This week New York Times restaurant critic Pete Wells awards two stars to Montmartre, the restaurant from Gabe Stulman and chef Tien Ho. Wells calls it the "most improved restaurant of the year so far," praising the change of course Montmartre adopted after its renditions of old-school French dishes — the initial focus of the menu — didn't end up doing so great. After the team decided to bring in more of Ho's Asian and global influences into the menu, things improved:
...the effect was transformative, as if National Grid had finally turned on the gas. When I returned to Montmartre in May, Mr. Ho was tilting an impressive French boudin toward China by blending it with five-spice powder and surrounding it with a black vinegar reduction and a spicy-tingly oil of dried chiles and Sichuan peppercorns. Boudin's livery richness can start to taste flat over the long haul, but the Asian trick of playing blood against fire made each new bite as powerful as the first.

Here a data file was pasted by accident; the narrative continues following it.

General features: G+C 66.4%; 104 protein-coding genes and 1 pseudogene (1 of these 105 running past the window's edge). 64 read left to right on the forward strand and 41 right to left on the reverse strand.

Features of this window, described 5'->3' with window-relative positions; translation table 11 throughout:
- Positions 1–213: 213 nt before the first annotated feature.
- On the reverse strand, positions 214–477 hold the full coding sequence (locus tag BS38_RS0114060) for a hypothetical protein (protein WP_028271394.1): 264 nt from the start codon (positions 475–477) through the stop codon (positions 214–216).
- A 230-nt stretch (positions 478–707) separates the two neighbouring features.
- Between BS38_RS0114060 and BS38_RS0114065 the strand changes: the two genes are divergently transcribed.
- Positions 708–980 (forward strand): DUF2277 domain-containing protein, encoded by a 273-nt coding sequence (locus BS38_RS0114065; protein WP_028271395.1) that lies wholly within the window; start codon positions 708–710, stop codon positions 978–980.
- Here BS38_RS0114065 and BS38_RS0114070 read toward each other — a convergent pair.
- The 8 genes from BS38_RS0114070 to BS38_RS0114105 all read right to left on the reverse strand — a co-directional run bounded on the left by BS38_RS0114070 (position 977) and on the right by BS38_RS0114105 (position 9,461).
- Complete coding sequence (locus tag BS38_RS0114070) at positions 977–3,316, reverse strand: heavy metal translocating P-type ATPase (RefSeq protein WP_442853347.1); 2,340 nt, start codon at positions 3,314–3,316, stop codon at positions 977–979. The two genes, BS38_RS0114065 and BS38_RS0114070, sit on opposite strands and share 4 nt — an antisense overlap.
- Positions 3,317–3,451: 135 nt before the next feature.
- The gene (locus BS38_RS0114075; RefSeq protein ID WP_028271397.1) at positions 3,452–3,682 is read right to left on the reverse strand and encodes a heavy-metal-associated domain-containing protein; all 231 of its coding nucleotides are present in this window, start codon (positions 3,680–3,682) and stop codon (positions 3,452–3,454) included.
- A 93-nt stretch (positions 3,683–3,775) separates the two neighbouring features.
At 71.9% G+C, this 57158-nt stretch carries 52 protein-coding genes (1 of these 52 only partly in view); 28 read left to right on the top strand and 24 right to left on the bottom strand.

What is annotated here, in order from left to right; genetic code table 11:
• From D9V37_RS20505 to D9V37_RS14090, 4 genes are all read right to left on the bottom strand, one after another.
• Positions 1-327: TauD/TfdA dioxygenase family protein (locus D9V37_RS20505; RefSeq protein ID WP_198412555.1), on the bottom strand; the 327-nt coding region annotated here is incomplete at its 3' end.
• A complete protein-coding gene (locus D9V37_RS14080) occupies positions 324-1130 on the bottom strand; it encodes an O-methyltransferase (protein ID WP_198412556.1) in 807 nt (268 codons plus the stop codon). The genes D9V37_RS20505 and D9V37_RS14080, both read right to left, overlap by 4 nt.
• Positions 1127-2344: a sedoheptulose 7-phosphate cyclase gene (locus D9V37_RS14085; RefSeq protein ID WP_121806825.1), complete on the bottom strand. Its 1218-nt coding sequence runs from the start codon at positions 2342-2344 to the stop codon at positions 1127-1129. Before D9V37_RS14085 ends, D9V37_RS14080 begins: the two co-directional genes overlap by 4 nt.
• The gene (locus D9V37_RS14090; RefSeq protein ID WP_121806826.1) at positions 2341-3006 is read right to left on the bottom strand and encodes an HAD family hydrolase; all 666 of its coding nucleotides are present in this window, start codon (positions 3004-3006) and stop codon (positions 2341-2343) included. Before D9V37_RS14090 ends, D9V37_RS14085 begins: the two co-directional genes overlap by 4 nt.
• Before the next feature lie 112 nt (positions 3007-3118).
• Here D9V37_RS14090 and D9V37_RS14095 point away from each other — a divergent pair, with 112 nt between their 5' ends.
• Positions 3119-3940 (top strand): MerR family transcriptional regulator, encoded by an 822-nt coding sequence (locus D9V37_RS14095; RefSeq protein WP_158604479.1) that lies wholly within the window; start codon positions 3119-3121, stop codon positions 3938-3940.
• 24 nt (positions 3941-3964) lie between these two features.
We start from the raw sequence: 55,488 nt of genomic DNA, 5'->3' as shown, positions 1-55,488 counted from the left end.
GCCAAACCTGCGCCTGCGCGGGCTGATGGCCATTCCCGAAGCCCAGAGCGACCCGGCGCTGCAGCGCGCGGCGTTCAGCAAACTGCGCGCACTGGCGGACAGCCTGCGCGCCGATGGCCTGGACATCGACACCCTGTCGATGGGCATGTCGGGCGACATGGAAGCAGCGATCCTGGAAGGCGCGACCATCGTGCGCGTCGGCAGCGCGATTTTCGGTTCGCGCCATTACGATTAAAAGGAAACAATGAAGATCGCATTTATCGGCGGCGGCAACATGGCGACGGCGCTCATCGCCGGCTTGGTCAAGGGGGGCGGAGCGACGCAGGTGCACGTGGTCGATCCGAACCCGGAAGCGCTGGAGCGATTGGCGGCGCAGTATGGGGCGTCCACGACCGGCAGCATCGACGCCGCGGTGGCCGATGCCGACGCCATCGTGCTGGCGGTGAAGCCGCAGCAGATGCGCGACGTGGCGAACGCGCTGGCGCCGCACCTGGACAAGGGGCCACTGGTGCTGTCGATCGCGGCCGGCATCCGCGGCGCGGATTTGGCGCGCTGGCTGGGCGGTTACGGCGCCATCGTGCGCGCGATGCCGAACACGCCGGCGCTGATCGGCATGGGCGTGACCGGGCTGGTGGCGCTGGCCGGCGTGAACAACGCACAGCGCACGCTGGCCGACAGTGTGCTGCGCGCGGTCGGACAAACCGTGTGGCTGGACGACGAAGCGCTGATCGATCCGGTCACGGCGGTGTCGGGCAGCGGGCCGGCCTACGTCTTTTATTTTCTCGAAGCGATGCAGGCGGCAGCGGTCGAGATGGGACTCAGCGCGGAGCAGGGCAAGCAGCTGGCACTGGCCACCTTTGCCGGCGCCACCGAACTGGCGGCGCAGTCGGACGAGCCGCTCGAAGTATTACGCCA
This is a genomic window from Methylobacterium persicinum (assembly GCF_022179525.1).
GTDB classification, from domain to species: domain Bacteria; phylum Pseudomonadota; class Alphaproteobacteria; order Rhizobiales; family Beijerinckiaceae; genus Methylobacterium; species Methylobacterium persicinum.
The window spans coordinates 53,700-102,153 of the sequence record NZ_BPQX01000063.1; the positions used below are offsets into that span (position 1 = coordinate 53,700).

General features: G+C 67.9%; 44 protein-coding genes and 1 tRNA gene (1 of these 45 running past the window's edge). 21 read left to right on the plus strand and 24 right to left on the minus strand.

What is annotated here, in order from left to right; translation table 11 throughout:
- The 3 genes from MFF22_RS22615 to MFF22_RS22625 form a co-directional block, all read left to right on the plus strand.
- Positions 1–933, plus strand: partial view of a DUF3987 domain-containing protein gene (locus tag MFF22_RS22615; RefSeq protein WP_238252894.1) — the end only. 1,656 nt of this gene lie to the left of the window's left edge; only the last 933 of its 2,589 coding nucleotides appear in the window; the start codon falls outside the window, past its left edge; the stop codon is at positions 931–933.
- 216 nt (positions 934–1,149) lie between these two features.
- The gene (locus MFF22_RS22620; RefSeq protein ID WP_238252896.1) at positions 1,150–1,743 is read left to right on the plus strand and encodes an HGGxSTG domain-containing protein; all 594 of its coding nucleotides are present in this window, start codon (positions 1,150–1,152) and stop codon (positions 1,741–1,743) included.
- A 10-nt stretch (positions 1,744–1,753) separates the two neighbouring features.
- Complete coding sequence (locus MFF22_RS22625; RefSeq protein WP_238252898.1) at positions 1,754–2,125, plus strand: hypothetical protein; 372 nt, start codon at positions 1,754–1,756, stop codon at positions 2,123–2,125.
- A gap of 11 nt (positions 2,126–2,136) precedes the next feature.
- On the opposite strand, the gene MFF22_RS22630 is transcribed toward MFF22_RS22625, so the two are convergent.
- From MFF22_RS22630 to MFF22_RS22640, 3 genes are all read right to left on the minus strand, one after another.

Wells does find some misses on the menu and feels that the wines are expensive and the dining room too cramped, but he writes that "Montmartre's French fusion has more conviction than the straight-up French food of many other New York chefs."